Take a look at this article posted on the Fannie Mae website. Dave Ramsey is renowned for counseling people who need credit help. Fannie Mae is a Government Securities Agency (GSA) that sells loans on the secondary market to investors. The purpose of Fannie Mae and Freddie Mac (the other most popular GSA) is to buy mortgages and sell them as securities in the public securities market. When they are inundated with sub-prime mortgages, our markets can become unstable and lead to the situation we had in 2008 that brought down our economy. It only takes a few weeks to go through Ramsey's program, but it will save you a lifetime of credit woes. Now take a look below at an example I came up with based on what Ramsey and other financial guru's might tell you.

The first thing you should consider when either purchasing a new home or refinancing your current is where is all of your money per month going once you receive it? Is it being saved at least 10%? Is it being given to charity at least 10%? Can you comfortably live on the 80% you have left? Now, this formula is typically what a financial planner or religious leader may tell you in a sermon about finances. Honestly, it works. If you are unsure how it does, let me spell out the actual figures for you:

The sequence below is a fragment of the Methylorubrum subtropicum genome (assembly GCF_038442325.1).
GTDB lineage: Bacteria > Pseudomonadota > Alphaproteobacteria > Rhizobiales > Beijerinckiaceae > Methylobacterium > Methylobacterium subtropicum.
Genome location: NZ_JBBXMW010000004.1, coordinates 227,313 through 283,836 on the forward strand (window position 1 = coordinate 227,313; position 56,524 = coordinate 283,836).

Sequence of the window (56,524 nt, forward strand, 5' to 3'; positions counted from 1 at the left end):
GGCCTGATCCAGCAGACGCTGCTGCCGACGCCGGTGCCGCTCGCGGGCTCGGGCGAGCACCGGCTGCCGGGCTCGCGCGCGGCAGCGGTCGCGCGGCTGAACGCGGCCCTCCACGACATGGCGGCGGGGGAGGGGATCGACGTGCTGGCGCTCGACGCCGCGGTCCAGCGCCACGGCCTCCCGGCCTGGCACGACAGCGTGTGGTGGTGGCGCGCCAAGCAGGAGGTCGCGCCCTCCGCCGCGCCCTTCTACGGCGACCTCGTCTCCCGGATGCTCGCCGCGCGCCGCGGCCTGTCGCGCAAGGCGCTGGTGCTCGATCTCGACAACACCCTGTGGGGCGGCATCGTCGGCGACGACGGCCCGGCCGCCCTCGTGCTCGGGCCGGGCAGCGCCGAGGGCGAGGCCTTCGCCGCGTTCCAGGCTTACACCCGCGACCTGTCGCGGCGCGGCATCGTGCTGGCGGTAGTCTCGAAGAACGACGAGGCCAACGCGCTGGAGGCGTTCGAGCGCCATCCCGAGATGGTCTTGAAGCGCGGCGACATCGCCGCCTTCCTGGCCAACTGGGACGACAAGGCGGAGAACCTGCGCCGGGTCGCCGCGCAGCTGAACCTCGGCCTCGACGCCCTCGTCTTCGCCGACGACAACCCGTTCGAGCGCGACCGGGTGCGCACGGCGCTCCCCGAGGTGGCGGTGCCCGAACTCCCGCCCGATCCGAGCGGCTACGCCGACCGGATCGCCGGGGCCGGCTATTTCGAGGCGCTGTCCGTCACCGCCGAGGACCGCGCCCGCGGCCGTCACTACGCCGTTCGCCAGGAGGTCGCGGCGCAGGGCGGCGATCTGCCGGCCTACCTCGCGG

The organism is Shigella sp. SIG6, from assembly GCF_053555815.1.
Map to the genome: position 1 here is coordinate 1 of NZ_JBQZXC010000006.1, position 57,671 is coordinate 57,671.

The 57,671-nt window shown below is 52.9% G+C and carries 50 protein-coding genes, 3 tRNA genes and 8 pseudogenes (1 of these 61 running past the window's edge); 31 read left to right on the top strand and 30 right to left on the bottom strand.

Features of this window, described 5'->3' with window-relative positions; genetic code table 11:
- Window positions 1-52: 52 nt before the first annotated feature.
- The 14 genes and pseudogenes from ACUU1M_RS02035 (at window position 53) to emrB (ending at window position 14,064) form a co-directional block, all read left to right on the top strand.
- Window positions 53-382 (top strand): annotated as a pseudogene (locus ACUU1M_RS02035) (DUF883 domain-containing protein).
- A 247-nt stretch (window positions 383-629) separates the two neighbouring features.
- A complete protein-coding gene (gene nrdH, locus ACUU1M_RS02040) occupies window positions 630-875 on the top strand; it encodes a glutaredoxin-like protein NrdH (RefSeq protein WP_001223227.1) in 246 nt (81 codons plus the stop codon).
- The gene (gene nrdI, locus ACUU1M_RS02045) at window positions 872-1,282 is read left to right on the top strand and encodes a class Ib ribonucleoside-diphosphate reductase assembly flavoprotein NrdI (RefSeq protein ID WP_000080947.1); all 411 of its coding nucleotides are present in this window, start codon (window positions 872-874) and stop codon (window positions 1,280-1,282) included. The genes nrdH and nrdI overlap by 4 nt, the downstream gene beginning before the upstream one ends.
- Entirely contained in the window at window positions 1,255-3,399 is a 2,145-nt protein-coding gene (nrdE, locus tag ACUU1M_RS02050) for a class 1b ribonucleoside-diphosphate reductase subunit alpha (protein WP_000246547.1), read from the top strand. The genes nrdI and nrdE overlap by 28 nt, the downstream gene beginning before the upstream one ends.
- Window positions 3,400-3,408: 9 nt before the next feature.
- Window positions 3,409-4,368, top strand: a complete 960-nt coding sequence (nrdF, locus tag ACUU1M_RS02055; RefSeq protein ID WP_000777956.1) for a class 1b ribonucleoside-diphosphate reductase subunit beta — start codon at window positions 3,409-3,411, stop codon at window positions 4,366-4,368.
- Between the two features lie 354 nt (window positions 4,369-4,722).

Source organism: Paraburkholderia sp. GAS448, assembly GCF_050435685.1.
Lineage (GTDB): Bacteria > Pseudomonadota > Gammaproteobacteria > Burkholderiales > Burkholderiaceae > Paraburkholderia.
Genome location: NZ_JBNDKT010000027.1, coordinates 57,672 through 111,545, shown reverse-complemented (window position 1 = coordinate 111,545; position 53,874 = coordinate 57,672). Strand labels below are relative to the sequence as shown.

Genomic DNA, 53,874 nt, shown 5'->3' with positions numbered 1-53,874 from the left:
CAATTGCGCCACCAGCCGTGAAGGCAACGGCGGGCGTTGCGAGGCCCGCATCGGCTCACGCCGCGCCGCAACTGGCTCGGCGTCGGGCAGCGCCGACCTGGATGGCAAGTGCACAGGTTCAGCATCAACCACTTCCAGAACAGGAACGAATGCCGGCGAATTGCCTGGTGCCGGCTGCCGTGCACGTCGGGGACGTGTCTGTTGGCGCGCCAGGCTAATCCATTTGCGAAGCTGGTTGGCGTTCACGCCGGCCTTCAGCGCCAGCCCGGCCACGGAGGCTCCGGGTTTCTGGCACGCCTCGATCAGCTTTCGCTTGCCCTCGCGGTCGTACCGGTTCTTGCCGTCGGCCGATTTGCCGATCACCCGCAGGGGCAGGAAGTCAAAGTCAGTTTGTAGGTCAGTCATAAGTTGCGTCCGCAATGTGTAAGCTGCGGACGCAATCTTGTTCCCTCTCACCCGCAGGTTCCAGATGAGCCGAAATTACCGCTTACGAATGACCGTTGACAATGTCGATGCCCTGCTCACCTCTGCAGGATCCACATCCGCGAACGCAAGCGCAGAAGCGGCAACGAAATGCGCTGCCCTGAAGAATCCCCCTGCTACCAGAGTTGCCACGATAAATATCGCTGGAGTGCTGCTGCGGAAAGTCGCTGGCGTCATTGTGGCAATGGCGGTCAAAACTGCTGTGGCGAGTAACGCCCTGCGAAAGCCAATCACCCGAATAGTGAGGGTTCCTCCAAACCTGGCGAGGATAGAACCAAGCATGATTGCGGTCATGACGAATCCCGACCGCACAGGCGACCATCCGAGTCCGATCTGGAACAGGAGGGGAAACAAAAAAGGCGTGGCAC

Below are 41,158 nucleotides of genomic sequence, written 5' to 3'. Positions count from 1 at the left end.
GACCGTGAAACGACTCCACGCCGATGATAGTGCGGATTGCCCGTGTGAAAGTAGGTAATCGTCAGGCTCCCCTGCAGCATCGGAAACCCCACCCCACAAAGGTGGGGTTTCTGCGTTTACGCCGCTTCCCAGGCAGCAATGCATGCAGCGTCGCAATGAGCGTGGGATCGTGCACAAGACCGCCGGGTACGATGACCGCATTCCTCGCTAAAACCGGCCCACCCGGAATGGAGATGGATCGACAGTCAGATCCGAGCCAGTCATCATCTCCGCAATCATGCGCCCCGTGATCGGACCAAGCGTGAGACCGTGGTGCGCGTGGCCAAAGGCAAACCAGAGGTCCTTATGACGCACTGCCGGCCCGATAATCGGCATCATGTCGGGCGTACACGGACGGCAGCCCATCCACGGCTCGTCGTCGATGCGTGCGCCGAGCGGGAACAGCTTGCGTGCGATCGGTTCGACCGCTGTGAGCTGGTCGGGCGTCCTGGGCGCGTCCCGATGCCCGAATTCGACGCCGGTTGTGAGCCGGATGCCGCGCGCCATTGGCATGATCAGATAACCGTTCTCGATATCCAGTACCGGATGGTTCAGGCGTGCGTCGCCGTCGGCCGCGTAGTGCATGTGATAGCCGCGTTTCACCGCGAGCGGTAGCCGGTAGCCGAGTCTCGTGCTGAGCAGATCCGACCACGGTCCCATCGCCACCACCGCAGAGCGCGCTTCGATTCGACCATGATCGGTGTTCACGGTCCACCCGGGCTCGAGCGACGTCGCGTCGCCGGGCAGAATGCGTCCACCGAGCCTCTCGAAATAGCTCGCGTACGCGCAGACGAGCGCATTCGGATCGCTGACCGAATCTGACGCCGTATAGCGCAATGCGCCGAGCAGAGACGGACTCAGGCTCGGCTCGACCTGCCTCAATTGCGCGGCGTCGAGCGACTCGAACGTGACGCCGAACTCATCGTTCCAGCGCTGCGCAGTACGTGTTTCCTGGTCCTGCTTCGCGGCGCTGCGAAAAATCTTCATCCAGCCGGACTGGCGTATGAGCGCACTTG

1. Say you make $4000 per month

2. That is a comfortable $48,000 per year in just gross earnings

3. Ten percent of that is $4800 - you won't ever see it until you need it if you use automatic deposit features your bank or employer offer

4. Ten more percent is another $4800 to support your local charities - you WILL see that as a tax write off on your IRS Personal 1040s. This is a bonus you didn't think about, huh?